Movie Yasmin Essay

Topics: Islam, Muslim, British Asian Pages: 7 (3060 words) Published: March 20, 2013
‘Yasmin is remarkable as a film for its cinematic economy: not a scene, shot or speech is wasted.’ Explore some elements of the film in relation to this statement.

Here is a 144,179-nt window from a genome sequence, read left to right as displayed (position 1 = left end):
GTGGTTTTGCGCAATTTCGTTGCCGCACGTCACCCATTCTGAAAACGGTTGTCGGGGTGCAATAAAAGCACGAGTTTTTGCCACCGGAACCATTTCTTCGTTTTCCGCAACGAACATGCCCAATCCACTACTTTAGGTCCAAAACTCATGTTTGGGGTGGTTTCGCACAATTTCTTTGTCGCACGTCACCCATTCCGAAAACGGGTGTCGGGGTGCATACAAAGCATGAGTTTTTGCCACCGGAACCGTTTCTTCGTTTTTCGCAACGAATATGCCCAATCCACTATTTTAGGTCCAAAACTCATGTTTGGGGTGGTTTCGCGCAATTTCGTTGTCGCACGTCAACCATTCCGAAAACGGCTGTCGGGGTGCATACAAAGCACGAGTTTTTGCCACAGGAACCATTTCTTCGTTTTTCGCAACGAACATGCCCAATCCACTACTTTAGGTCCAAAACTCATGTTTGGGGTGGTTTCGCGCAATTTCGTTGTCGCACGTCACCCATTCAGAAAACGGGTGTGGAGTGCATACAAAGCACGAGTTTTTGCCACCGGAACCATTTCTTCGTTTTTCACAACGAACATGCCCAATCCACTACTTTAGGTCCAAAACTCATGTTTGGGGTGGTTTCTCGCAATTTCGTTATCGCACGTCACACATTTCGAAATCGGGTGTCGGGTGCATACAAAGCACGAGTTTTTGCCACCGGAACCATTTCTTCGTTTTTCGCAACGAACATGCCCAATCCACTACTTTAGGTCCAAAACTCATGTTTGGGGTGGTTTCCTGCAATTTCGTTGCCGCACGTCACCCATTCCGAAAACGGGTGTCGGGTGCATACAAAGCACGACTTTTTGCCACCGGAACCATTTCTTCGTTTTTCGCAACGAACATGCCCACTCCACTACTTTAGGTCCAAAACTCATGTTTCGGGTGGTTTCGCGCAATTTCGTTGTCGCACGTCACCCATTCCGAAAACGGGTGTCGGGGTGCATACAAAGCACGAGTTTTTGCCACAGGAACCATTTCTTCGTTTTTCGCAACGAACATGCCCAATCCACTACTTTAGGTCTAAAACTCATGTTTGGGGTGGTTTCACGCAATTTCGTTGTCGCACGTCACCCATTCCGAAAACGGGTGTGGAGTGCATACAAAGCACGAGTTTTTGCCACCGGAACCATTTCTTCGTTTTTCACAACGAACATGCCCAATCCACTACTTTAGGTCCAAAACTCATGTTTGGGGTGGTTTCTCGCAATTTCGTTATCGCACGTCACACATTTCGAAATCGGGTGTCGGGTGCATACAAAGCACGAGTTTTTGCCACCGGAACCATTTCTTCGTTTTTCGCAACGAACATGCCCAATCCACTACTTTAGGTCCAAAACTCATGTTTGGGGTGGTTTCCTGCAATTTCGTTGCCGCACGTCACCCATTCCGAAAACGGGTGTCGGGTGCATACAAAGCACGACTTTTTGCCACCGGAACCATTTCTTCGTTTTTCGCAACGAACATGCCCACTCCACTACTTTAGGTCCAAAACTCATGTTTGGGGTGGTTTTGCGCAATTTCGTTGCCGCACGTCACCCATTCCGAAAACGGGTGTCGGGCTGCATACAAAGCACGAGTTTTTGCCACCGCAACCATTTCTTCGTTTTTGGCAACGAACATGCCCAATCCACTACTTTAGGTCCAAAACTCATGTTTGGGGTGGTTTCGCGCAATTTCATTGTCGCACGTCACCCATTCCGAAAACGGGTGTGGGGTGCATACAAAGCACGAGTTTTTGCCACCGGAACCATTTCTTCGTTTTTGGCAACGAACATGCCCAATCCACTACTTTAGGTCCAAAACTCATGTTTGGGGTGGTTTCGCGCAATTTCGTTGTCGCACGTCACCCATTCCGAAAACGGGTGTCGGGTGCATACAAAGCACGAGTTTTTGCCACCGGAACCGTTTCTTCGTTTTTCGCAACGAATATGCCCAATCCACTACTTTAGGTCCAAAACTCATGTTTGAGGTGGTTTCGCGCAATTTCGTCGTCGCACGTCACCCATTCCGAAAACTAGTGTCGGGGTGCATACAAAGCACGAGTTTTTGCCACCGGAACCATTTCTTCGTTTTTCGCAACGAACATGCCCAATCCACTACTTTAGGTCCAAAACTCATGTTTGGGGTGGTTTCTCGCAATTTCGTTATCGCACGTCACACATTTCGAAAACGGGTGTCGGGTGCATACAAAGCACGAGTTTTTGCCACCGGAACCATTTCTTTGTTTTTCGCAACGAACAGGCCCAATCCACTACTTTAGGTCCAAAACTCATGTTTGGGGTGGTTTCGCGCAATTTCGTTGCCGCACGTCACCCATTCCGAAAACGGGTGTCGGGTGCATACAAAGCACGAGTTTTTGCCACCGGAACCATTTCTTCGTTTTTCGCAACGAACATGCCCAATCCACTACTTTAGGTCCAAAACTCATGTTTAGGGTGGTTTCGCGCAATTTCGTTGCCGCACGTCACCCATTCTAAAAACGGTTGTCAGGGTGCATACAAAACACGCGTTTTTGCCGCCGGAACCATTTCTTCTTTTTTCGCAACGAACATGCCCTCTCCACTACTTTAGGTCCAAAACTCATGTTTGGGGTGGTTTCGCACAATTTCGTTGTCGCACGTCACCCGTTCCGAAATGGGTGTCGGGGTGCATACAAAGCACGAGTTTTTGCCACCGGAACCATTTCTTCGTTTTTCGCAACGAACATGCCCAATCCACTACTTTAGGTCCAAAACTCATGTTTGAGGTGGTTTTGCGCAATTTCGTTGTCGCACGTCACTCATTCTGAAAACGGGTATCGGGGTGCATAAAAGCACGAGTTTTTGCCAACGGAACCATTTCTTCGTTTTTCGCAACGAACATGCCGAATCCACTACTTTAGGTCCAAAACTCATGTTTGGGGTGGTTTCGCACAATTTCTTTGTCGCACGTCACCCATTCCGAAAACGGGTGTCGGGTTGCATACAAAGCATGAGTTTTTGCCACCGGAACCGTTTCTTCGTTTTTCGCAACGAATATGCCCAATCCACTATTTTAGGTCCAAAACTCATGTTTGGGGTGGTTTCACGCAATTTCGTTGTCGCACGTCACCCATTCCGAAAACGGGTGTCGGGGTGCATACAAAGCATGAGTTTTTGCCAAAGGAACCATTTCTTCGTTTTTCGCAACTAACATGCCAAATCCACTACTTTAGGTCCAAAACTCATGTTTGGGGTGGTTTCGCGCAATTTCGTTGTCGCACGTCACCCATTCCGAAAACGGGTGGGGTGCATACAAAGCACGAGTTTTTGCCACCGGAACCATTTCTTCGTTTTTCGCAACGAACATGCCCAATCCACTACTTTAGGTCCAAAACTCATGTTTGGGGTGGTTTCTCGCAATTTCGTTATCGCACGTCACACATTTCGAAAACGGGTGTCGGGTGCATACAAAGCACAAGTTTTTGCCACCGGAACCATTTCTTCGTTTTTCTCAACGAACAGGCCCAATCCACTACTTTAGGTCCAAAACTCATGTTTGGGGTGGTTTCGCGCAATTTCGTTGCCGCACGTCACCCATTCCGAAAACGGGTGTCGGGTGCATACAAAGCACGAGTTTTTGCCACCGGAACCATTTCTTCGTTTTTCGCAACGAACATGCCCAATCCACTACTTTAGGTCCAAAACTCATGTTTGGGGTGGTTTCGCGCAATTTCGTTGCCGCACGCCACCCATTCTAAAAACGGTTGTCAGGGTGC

The movie Yasmin, released in 2004 and written by the highly acclaimed writer of The Full Monty, Simon Beaufoy, is an impressive drama about what it means to be an Asian-looking Muslim in Britain of the 21st Century. The story is about the young and vivid Yasmin, a woman who tries to "succeed, by the skin of her teeth,"[1] in the two worlds she grew up in. On the one hand there is her life at home with her believing father and rebellious little brother, for whom she has to mark "time as a dutiful Muslim wife until her arranged marriage can be terminated."[2] On the other hand there is her life outside this domesticity, where she is "like a fugitive, maintaining a double life as she changes into Western clothes, wins employee of month award at work and goes to the pub with colleagues."[3] One of the main topics of the movie is the difficult tension between being a religious and respectful woman and integrating into the Western society. Another important theme in the movie is the impact that the terror attacks in September 2001 had on the British Asian community in Britain. Yasmin’s story therefore deals with a wide range of themes such as discrimination, guilt, and the progress of searching for one’s own identity. It is especially "remarkable as a film for its cinematic economy (since) not a scene, shot or speech is wasted." There are no fill-ups in this movie, everything has a meaning. This essay will explore some carefully chosen scenes of the movie concerning its sometimes hidden or masked intention and meaning. It will therefore especially concentrate on the beginning scene, which is regarded as being "the strongest part of the film"[4]. A closer look at the opening of the film is worth it since every well composed novel or film is creating a deliberate relationship between the beginning and the rest of the movie. It will be examined in the following, that additionally in the case of Yasmin the directors develop a consistency, a pattern of the main themes of the film, in the beginning. Everything is already there in the very first three and a half minutes; things shown in the opening reappear later in the movie; conflicts the film deals with can already be assumed in moves, placements, and pictures. It will be proven that, if taken into account every detail, every shot of the scene, the viewer will already be able to see the whole film in miniature in the beginning. The essay will therefore also have a closer look on what is shown in the opening scene and will then search for coherences and connections throughout the rest of the movie. It will hereby not go through the scene chronologically but will pick up separate shots of it and put them together in categories; although it will start with the first shot to which the viewer is introduced in the movie. When Khalid, Yasmin´s father, lopes over a typical grey English street followed by Nazir, Yasmin´s brother, a few steps behind him, Nazir´s bearing strikes the viewer immediately: the way he creeps a few steps behind his father with the hands in his pockets expresses discouragement, maybe even irritation. He seems to be unhappy with the situation, possibly because it´s too early in the morning, since gentle beams of sunrise just touch the wall behind them; possibly because he dislikes the purpose of their walk. His father, however, hastens to raise this purpose: in his hurry he turns around to see where his son has got to. It becomes clear that it is the father who controls the situation— that he is the leader whom the son has to follow. So apart from the obvious, the authority person walking in front might tell the viewer something about the relation between father and son. One could even go further and suggest it might also tell something about their attitude towards life, about their religion, about the...
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